Virginia Dinosaurs

Various types of dinosaurs have lived in Virginia since that form of life evolved 230 million years ago, when Virginia was in the center of Pangea. Dinosaurs first appeared in what is now South America, but there were ocean barriers and they migrated by land into Virginia.1

Dinosaur herds walked across the muddy shorelines on the edges of lakes in Triassic Period basins as the Atlantic Ocean opened up. A lake, sometimes as much as 60 miles long and 10 miles wide, existed for 30 million years east of the Blue Ridge in Northern Virginia. Other basins near Richmond and Danville were also home to dinosaurs, based on discover of tracks in the sediments.

At the time, the day was only 23 hours long. Since then, the moon has moved further away and the earth spins more slowly. Several hundred feet of sediments have eroded off the Blue Ridge over the last 215 million years, and were deposited in the Triassic basins. Typically the tracks of dinosaurs disappeared quickly as storms or wind moved sediments around, and 50-70 million years of sediments deposited in the Middle Jurassic-Early Cretaceous have also eroded away with whatever evidence they once contained of dinosaurs, ferns, cycads, and the earliest flowering plants. Geologic formations in the western United States and China show that giant sauropods lived in that time period.2

Occasionally, the ancient dinosaur trackways were preserved and expose later by quarry excavations. In Cretaceous clays formed 110 million years ago, dinosaur fossils have been excavated from iron mining pits in "Dinosaur Alley" between Washington and Baltimore. Species identified from those pits include Pleurocoelus nanus, Pleurocoelus altus, Priconodon crassus, Allosaurus medius, and Coelurus gracilis. In the District of Columbia, the thighbone of a 10-ton Astrodon (which could reach foliage as high as 33 feet) was excavated from the McMillan water treatment plant. Fossil remains of the Rutiodon phytosaur were found near Dulles Airport and at Solite Quarry near Danville.3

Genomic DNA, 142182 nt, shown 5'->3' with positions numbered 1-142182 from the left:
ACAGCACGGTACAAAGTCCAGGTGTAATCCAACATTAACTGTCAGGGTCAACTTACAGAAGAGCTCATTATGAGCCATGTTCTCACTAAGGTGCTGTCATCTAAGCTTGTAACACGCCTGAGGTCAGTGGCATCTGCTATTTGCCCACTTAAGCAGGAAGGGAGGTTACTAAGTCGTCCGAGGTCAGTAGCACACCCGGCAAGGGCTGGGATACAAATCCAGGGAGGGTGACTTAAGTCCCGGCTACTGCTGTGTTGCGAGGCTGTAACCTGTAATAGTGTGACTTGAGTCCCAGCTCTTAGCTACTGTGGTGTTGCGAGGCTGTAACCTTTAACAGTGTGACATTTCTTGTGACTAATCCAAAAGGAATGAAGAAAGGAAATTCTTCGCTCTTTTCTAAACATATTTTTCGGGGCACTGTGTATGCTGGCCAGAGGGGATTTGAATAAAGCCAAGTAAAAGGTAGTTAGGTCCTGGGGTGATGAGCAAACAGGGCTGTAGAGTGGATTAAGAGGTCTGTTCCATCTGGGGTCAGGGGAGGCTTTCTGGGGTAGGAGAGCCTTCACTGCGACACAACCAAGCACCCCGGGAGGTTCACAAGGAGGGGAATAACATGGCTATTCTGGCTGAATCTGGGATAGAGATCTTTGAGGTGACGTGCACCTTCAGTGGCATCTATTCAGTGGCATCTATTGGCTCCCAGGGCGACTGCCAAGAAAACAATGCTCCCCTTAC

The tracks remain deeply buried in most cases, but occasionally are exposed. Dinosaur State Park in Connecticut has an extraordinary display of Eubrontes tracks, exposed when the state highway department was constructing a building and preserved because a bulldozer operator quickly recognized that he was about to destroy a rare resource.

ichnofossils (traces of dinosaurs) were formed 200+ million years ago when dinosaurs stepped on mud
ichnofossils (traces of dinosaurs) were formed 200+ million years ago when dinosaurs stepped on mud

In 1920, efforts to enhance the landscaping at Oak Hill (President Monroe's former home in Loudoun County) involved building new walkways. The nearby quarry to acquire the sandstone slabs revealed dinosaur footprints, which are highlighted today in the sidewalks, patios, and floors at Oak Hill. The Grallator and Eubrontes tracks are distinctive three-toed footprints, but not associated with specific fossils; the exact dinosaur species that made the tracks is still a mystery.

Dinosaur tracks have been found in the Richmond, Danville, and Culpeper basins. The most impressive set of fossil footprints discovered so far in Virginia come from the Culpeper Stone Company quarry (now owned by Luck Stone) in Stevensville, near Culpeper. The quarry workers who initially discovered the tracks were not paleontologists, but realized the depressions in the bedrock were significant. As one said:4